- The syndetic approach is about prompting the viewer to inspect their own subjectivity as they view. This is different to the deployment of visual effects in art more generally – perspective, for example, or compositional tricks that guide the eye, in fact just about anything that identifies an artwork as art, or one art movement from another. There are edge cases. Las Meninas, for example, and Manet’s Olympia, are a direct challenge to the viewer’s viewing. Such works have a subject matter, even if it’s a bit of a decoy from the real subject matter, the viewer. The syndetic works I have made so far are almost devoid of subject matter – as is, to a large extent, pattern itself, and as are, to varying degrees, much of what was produced by P&D artists (they manage to have meaning without a normal visual subject). It’s worth noting, also, the millennia-long movement towards where “Modernist work requires autonomous spectators in self-conscious possession of their own points of view” (Benson, 2001, p. 196); you bring your own point of view, for example, to a typical (high-modern, minimalist) Agnes Martin painting.
- That essential but elusive cognitive lodestone, the self, is positioned within a body, but also within a symbolic system (language, and ‘I’ within language), an external physical and temporal location, and an interpersonal / societal-cultural landscape. Benson (2001) argues that aesthetic absorption – when looking at a painting, for example – can lead to a temporary self-quieting through a “non-deployment of I” (Benson, 2001, p. 184). He establishes the case that the self is profoundly locative. Turrell’s Ganzfeld installations disrupt location in the world and, through absorption, deployment of ‘I’ (as in ‘me’). In contrast – and although I want them to elicit temporary absorption – my planned artworks are also explicitly or implicitly interrogative. Their potential for being both pro- and anti-absorption is, given the number of possible kinds of deliberate manipulation through visual components (think pattern, metaphor, depth, rotation, rupture, text, and much more), at an almost industrial level.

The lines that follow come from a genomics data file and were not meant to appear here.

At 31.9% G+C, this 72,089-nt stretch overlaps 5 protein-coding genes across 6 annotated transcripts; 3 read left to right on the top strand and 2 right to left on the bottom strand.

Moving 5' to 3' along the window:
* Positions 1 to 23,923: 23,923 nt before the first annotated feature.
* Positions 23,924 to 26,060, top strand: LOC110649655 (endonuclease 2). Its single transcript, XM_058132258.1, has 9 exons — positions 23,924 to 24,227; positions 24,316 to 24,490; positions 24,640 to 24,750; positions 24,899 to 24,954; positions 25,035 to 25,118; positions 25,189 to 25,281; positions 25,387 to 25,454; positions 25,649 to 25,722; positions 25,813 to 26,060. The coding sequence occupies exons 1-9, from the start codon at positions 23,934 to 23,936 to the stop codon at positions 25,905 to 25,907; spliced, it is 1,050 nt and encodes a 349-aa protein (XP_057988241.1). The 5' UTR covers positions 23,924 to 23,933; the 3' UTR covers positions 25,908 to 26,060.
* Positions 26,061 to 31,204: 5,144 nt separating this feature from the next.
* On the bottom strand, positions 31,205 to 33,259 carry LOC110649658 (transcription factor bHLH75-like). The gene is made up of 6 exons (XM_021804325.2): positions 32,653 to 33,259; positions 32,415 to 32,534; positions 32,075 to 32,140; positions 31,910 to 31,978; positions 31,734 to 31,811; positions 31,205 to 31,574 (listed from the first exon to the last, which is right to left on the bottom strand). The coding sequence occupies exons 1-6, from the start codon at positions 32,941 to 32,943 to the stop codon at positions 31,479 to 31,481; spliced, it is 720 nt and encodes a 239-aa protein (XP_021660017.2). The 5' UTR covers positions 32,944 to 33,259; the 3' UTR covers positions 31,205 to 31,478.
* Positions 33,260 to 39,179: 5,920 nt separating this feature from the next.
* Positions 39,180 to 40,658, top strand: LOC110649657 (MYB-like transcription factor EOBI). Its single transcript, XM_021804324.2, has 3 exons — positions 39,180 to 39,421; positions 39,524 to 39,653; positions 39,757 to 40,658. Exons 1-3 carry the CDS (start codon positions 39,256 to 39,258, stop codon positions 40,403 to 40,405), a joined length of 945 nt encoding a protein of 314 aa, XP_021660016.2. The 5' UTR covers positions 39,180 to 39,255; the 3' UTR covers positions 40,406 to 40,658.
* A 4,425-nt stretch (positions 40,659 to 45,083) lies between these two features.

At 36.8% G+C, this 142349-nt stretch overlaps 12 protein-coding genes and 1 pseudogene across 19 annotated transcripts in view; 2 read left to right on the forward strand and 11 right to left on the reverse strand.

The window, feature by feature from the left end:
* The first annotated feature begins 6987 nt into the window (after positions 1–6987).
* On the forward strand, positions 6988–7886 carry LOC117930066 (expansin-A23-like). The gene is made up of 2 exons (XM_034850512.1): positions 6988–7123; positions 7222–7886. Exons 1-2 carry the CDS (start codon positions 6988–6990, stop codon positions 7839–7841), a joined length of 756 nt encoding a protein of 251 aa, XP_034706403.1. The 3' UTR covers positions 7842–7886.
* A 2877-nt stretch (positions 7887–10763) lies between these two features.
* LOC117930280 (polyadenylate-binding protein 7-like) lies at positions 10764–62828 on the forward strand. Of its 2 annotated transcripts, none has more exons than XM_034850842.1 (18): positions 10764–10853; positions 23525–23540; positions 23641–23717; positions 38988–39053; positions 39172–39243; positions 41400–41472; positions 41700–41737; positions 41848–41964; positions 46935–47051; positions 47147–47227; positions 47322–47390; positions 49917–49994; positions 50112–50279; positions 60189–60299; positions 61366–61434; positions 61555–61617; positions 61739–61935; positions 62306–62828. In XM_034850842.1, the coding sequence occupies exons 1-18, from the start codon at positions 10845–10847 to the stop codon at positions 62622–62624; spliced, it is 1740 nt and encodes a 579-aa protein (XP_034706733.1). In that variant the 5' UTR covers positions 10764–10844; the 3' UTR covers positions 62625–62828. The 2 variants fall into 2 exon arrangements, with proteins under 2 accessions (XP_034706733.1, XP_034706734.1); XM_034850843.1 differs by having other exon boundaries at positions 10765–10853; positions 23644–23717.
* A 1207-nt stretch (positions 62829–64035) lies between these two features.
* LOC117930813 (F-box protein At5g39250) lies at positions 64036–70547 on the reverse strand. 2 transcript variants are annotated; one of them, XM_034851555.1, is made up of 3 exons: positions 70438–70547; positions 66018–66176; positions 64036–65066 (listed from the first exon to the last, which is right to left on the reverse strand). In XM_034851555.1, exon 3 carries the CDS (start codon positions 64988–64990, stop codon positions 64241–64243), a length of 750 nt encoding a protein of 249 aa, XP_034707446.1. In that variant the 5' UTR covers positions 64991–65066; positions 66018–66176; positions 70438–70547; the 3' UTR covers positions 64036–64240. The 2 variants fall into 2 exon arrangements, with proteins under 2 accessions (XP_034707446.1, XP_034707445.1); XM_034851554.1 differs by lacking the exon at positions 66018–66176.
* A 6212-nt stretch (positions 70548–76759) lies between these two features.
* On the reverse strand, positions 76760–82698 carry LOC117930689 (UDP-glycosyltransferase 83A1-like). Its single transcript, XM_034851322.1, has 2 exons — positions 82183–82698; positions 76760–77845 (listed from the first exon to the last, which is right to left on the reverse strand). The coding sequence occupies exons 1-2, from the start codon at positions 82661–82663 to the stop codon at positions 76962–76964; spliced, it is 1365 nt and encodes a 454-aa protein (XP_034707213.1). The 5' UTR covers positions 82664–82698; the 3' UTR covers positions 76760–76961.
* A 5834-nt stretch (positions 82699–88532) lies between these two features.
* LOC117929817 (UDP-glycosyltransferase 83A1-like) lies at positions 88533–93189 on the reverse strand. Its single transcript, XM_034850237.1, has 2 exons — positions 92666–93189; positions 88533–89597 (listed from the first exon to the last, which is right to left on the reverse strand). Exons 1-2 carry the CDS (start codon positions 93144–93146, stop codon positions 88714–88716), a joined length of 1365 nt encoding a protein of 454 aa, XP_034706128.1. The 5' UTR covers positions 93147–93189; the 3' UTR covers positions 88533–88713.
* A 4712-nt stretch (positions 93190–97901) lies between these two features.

- Pattern also seems to be a shortcut to both affect and identity. One major objection to P&D was that the works evoke pleasure (see Katz, 2019, and Swartz, 2007). P&D drew from applied arts, everyday design and (sometimes controversially) from non- Western traditions. Pattern also runs very strongly – and possibly increasingly – through ‘women’s art’ within Fine Art; see, e.g., Henderson (2021). It can also be a very literal form of ‘embodied cognition’, again with a strong affective component; see, e.g., Dabiri (2019). It may not be that odd that P&D is missing from the canon – P&D was strident in its multifaceted opposition to the canon.
- Damasio (2021) gives a great overview of research on brain / mind / consciousness / self. Barrett (2017) takes a compelling, emotion-first path through similar material. They and others give us sufficient scaffolding that we can think relatively coherently about how the mind works. Benson (2001) is crucial for his extended essays on the multi-layered, locative nature of self; his analyses include aesthetic experience. Hawkins (2021) makes a strong argument for how we understand the objects that make up our world.
- Barrett, L. F. (2017) How emotions are made. New York: Houghton Millin Harcourt.
- Benson, C. (2001) The Cultural Psychology of Self. London: Routledge
- Carew, T. J. and Ramaswami, M. (2020) ‘The neurohumanities: an emerging partnership for exploring the human experience’, Neuron, 108 (November), pp. 590-593.
- Chatterjee, A. (2014) The aesthetic brain. Oxford: Oxford University Press.
- Dabiri, E. (2019) Don’t touch my hair. Allen Lane (2019), Penguin (2020).
- Damasio, A. (2021) Feeling & knowing: making minds conscious. New York: Pantheon Books.
- Danto, A. C. (2007) ‘Pattern and decoration as a late Modernist movement’, in Swartz, A. (ed., 2007), op. cit., pp. 7-11.
- Goldin, A. (1975) ‘Patterns, Grids, and Painting’, Artforum, September, pp. 50-54.
- Hartley, C. A. and Poeppel, D. (2020), ‘Beyond the stimulus: a neurohumanities approach to language, music, and emotion’, Neuron, 108 (November), pp. 597-599.
- Henderson, P.L. (2021) Unravelling women’s art: creators, rebels and innovators in textile arts. London: Supernova Books.
- Hawkins, J. (2021) A thousand brains. New York: Basic Books.
- Katz, A. (ed.) (2019) With pleasure: Pattern and Decoration in American Art 1972 – 1985. Los Angeles: The Museum of Contemporary Art.
- Swartz, A. (ed.) (2007) Pattern and Decoration: an ideal vison in American art, 1975 – 1985. Yonkers: Hudson River Museum.
Physical: I feel that it is important that the artworks I make are potential prints on paper; to be part of the experience of art as physical things, they should not just be virtual. For this reason, I offer them as limited-edition prints that can exist in the commonest art venues – homes and galleries.
PhD: The PhD I hope to start very shortly will be at the art-science interface, and it will be practice-based. I am particularly interested in portraying the paraphernalia, set-ups and experimental subjects in psychology. I have some draft, unfinished paintings in the pipeline, including two shown here (they are based on images found on the web).